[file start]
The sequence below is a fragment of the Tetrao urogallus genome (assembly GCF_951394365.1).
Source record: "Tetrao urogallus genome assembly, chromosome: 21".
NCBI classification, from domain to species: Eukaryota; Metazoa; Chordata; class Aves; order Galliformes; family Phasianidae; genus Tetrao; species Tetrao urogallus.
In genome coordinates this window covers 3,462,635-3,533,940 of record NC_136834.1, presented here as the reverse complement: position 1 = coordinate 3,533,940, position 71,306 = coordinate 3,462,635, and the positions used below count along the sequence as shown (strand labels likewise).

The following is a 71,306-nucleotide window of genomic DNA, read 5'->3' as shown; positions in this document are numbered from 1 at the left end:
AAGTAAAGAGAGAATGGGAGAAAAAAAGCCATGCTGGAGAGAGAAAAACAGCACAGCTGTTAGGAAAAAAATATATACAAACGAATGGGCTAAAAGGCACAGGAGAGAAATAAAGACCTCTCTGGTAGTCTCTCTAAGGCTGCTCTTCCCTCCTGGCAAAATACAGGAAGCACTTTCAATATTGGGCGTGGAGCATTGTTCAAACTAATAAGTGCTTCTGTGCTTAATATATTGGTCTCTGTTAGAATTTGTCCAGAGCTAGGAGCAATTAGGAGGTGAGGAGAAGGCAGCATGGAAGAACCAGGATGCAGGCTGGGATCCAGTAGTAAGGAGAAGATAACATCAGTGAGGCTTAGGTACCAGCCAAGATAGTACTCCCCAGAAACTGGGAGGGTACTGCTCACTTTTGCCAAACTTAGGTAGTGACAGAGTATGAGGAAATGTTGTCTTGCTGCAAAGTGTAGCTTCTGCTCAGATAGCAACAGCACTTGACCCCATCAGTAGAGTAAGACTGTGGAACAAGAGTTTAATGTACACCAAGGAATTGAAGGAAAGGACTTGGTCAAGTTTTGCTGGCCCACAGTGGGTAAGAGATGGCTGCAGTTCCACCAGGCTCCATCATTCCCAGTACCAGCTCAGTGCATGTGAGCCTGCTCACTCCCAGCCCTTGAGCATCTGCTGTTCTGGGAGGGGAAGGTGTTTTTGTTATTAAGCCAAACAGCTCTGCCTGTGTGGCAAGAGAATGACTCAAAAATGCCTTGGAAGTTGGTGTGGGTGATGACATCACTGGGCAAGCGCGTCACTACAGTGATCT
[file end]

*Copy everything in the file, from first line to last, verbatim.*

The sequence below is a fragment of the Tetrao urogallus genome (assembly GCF_951394365.1).
Source record: "Tetrao urogallus genome assembly, chromosome: 21".
NCBI classification, from domain to species: Eukaryota; Metazoa; Chordata; class Aves; order Galliformes; family Phasianidae; genus Tetrao; species Tetrao urogallus.
In genome coordinates this window covers 3,462,635-3,533,940 of record NC_136834.1, presented here as the reverse complement: position 1 = coordinate 3,533,940, position 71,306 = coordinate 3,462,635, and the positions used below count along the sequence as shown (strand labels likewise).

The following is a 71,306-nucleotide window of genomic DNA, read 5'->3' as shown; positions in this document are numbered from 1 at the left end:
AAGTAAAGAGAGAATGGGAGAAAAAAAGCCATGCTGGAGAGAGAAAAACAGCACAGCTGTTAGGAAAAAAATATATACAAACGAATGGGCTAAAAGGCACAGGAGAGAAATAAAGACCTCTCTGGTAGTCTCTCTAAGGCTGCTCTTCCCTCCTGGCAAAATACAGGAAGCACTTTCAATATTGGGCGTGGAGCATTGTTCAAACTAATAAGTGCTTCTGTGCTTAATATATTGGTCTCTGTTAGAATTTGTCCAGAGCTAGGAGCAATTAGGAGGTGAGGAGAAGGCAGCATGGAAGAACCAGGATGCAGGCTGGGATCCAGTAGTAAGGAGAAGATAACATCAGTGAGGCTTAGGTACCAGCCAAGATAGTACTCCCCAGAAACTGGGAGGGTACTGCTCACTTTTGCCAAACTTAGGTAGTGACAGAGTATGAGGAAATGTTGTCTTGCTGCAAAGTGTAGCTTCTGCTCAGATAGCAACAGCACTTGACCCCATCAGTAGAGTAAGACTGTGGAACAAGAGTTTAATGTACACCAAGGAATTGAAGGAAAGGACTTGGTCAAGTTTTGCTGGCCCACAGTGGGTAAGAGATGGCTGCAGTTCCACCAGGCTCCATCATTCCCAGTACCAGCTCAGTGCATGTGAGCCTGCTCACTCCCAGCCCTTGAGCATCTGCTGTTCTGGGAGGGGAAGGTGTTTTTGTTATTAAGCCAAACAGCTCTGCCTGTGTGGCAAGAGAATGACTCAAAAATGCCTTGGAAGTTGGTGTGGGTGATGACATCACTGGGCAAGCGCGTCACTACAGTGATCT